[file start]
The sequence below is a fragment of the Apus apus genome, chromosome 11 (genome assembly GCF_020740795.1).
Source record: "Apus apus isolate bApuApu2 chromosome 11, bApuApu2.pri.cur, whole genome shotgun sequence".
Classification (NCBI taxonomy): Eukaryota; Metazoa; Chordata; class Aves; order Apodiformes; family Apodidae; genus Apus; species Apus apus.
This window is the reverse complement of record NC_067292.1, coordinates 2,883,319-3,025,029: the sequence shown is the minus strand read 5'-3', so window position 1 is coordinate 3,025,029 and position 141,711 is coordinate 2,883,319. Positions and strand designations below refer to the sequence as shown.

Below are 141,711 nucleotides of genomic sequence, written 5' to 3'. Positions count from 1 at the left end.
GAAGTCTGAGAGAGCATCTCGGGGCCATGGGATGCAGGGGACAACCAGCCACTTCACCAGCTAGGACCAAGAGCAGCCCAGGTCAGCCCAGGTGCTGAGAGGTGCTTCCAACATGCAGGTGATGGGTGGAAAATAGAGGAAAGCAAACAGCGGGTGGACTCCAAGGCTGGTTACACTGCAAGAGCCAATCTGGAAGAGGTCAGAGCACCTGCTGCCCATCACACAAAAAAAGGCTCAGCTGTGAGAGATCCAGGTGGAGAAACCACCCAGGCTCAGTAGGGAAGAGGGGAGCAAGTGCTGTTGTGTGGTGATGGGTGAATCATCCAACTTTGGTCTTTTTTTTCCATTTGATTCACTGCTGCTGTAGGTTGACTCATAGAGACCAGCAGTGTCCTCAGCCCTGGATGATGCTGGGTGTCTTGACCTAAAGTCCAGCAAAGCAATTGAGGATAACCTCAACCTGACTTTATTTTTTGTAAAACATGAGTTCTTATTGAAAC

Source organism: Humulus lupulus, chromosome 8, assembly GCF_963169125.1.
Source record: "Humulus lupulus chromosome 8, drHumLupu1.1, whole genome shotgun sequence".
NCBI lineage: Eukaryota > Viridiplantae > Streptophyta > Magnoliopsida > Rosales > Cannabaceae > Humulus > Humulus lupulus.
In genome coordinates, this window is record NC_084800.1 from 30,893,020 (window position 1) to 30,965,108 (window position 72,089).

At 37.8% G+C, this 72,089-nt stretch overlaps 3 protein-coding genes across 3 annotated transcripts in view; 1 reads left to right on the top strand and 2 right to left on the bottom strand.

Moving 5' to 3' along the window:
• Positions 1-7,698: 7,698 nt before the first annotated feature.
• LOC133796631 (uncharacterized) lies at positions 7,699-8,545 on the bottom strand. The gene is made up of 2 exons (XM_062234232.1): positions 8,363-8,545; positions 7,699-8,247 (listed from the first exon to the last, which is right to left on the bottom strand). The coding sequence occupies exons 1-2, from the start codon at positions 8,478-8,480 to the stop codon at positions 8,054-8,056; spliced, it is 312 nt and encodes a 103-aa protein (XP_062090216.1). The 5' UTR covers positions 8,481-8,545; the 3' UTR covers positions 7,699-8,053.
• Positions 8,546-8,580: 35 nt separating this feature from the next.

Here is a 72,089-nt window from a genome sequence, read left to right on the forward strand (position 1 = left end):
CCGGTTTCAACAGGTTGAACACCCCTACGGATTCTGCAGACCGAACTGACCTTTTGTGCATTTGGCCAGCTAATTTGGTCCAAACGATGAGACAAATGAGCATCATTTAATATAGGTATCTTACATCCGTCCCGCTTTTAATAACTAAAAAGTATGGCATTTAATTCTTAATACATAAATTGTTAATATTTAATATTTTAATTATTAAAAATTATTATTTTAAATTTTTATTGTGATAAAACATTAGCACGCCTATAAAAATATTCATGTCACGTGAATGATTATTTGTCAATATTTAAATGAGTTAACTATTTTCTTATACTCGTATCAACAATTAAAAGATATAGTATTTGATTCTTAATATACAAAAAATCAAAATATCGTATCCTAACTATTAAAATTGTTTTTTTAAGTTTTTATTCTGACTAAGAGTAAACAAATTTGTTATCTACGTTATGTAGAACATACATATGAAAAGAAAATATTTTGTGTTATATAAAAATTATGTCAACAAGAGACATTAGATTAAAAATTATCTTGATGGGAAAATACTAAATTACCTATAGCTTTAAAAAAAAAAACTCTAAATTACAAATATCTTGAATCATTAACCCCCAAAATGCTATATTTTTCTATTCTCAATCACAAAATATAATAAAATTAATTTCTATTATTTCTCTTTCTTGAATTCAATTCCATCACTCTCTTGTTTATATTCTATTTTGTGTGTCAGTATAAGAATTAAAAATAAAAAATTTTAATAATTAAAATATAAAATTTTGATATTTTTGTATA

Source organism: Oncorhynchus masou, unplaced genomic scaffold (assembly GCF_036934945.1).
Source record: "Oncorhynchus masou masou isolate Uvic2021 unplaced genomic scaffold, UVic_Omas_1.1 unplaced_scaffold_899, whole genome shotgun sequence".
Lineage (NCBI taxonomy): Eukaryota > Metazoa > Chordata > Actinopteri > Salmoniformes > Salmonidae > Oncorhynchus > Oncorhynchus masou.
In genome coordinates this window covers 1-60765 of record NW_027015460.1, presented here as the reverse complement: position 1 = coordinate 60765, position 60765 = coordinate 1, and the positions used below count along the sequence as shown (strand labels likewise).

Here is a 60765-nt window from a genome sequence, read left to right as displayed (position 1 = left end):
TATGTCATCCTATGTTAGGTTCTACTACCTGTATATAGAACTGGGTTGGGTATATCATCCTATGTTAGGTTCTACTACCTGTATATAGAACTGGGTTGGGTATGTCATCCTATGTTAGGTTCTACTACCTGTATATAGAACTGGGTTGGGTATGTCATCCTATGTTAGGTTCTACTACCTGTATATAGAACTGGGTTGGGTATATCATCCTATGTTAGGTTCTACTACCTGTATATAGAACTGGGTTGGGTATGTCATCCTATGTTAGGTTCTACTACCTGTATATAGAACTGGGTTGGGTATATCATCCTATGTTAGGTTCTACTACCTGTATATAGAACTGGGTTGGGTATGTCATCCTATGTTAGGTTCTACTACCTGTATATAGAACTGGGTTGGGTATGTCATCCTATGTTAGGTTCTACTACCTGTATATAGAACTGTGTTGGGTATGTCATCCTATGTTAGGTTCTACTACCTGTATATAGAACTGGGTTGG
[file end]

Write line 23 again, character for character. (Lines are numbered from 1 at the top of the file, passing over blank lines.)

TATGTCATCCTATGTTAGGTTCTACTACCTGTATATAGAACTGGGTTGGGTATATCATCCTATGTTAGGTTCTACTACCTGTATATAGAACTGGGTTGGGTATGTCATCCTATGTTAGGTTCTACTACCTGTATATAGAACTGGGTTGGGTATGTCATCCTATGTTAGGTTCTACTACCTGTATATAGAACTGGGTTGGGTATATCATCCTATGTTAGGTTCTACTACCTGTATATAGAACTGGGTTGGGTATGTCATCCTATGTTAGGTTCTACTACCTGTATATAGAACTGGGTTGGGTATATCATCCTATGTTAGGTTCTACTACCTGTATATAGAACTGGGTTGGGTATGTCATCCTATGTTAGGTTCTACTACCTGTATATAGAACTGGGTTGGGTATGTCATCCTATGTTAGGTTCTACTACCTGTATATAGAACTGTGTTGGGTATGTCATCCTATGTTAGGTTCTACTACCTGTATATAGAACTGGGTTGG